Wednesday 11 January 2017

Saline Bags Were Tampered At Cumbrian Hospital


Saline bags were "tampered with" at a Cumbrian hospital, the North Cumbria University Hospitals Trust said.

Police are investigating the incident at the Cumberland Infirmary.

North Cumbria University Hospitals Trust said security measures had been increased across Cumberland Infirmary in Carlisle after a small number of saline bags which appeared to have been tampered with were discovered by a member of staff on Wednesday January 4.

A spokesman said there were no indications that any patients had been adversely affected.

Dr Rod Harpin, medical director at North Cumbria University Hospitals Trust, said: "I can confirm that the trust contacted the police on Wednesday 4 January regarding a small number of saline bags at the Cumberland Infirmary in Carlisle which appear to have been tampered with.

"We immediately implemented our serious incident procedures and there is no indication that any patients have been adversely affected but we continue to monitor this closely.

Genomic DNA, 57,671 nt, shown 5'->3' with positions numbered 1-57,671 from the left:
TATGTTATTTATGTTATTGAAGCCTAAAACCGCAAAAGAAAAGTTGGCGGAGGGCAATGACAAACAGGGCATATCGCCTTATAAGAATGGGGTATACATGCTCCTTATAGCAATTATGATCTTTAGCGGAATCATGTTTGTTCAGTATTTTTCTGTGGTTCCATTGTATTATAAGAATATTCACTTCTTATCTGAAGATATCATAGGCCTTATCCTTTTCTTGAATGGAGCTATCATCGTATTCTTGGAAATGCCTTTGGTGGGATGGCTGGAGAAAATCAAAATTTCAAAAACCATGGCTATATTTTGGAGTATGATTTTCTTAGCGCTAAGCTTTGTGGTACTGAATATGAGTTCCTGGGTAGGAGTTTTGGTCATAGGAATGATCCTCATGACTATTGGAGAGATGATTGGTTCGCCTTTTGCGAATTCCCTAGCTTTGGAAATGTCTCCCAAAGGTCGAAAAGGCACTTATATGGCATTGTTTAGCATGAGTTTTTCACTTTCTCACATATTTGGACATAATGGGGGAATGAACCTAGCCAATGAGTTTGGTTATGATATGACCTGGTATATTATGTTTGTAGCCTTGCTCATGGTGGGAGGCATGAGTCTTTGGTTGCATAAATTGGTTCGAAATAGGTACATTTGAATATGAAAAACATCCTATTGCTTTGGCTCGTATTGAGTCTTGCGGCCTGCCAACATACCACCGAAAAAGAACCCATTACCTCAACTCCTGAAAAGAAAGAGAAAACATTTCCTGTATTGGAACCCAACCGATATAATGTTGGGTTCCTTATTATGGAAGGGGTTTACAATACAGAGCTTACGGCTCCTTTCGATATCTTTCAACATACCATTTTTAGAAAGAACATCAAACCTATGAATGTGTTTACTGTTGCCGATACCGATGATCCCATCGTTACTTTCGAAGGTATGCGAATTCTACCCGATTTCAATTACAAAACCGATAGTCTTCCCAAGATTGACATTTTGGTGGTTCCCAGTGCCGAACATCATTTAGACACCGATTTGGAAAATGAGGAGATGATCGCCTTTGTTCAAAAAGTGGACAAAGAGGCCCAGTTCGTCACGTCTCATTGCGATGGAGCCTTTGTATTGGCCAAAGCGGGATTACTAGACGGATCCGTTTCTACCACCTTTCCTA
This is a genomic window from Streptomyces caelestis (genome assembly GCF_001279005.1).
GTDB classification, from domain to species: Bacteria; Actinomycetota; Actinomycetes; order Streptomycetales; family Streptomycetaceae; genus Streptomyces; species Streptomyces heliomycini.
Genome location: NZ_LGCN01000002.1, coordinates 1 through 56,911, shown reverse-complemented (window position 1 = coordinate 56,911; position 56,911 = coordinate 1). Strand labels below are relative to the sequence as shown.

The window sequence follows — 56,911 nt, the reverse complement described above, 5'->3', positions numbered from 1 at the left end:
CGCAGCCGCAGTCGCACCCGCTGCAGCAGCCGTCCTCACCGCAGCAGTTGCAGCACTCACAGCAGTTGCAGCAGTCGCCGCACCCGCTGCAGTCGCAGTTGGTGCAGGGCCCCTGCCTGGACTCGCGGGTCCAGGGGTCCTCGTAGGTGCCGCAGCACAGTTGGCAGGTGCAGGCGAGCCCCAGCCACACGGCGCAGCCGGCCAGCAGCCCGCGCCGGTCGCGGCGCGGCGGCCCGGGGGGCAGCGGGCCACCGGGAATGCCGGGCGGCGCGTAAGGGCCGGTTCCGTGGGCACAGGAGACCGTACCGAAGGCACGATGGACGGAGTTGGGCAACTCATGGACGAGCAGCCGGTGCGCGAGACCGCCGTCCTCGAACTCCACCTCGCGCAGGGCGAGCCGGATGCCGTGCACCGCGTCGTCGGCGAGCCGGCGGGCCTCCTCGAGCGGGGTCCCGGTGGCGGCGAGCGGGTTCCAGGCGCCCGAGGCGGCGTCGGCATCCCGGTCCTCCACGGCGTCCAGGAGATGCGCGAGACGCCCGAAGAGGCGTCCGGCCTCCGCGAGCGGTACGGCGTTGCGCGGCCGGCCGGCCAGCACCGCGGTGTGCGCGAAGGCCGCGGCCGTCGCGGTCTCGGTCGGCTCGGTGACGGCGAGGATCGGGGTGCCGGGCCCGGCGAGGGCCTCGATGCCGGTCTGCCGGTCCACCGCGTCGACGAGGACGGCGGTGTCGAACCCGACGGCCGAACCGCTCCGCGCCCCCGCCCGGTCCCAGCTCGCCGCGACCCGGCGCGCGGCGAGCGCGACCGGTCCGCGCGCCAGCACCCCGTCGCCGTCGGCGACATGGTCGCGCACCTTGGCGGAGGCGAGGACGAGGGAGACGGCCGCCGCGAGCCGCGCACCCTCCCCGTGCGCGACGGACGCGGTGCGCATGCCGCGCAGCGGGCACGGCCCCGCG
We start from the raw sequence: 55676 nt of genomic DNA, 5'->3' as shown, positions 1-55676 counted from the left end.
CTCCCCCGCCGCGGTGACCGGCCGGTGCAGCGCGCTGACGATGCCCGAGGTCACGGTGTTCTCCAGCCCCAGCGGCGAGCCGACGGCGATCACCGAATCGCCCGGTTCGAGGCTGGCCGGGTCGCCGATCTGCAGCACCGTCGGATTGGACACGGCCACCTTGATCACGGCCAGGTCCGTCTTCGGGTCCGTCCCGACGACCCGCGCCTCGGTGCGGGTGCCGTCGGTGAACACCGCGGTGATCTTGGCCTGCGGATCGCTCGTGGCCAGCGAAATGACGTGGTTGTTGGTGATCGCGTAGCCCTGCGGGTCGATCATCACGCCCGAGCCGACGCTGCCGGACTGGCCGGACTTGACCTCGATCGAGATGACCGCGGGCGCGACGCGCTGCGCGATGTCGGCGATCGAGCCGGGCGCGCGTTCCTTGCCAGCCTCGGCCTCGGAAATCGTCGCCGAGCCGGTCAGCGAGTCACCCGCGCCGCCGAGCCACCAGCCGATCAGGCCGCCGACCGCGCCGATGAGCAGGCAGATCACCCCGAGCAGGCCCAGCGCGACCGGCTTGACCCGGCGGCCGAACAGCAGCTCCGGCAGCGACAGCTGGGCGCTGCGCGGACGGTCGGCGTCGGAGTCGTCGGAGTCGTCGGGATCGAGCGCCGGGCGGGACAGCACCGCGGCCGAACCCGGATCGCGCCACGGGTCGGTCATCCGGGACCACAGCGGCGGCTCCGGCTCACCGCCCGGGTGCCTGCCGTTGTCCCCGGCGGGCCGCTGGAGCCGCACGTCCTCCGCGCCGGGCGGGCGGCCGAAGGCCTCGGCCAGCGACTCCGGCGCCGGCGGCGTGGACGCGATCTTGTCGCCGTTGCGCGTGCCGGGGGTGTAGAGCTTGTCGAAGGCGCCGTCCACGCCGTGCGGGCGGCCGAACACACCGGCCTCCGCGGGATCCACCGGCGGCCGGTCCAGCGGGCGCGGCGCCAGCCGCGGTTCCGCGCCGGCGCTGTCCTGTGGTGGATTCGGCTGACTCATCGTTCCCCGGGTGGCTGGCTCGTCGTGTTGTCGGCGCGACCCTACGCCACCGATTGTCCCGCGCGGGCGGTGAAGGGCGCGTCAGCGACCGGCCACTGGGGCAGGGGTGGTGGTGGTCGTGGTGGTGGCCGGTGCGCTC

"Patient safety is our absolute priority and we will continue to work closely with the police."

Saline is a solution of sodium chloride in water and is used for a variety of medical reasons including flushing wounds and intravenous infusions.


In 2015, hospital nurse Victorino Chua was jailed for life for injecting insulin into saline bags and ampoules while working on two acute wards at Stepping Hill Hospital in Stockport in June and July 2011.

These were unwittingly used by other nurses, causing a series of insulin overdoses to mainly elderly victims.

He was ordered to serve a minimum of 35 years after being sentenced for two murders and 20 other poisonings.



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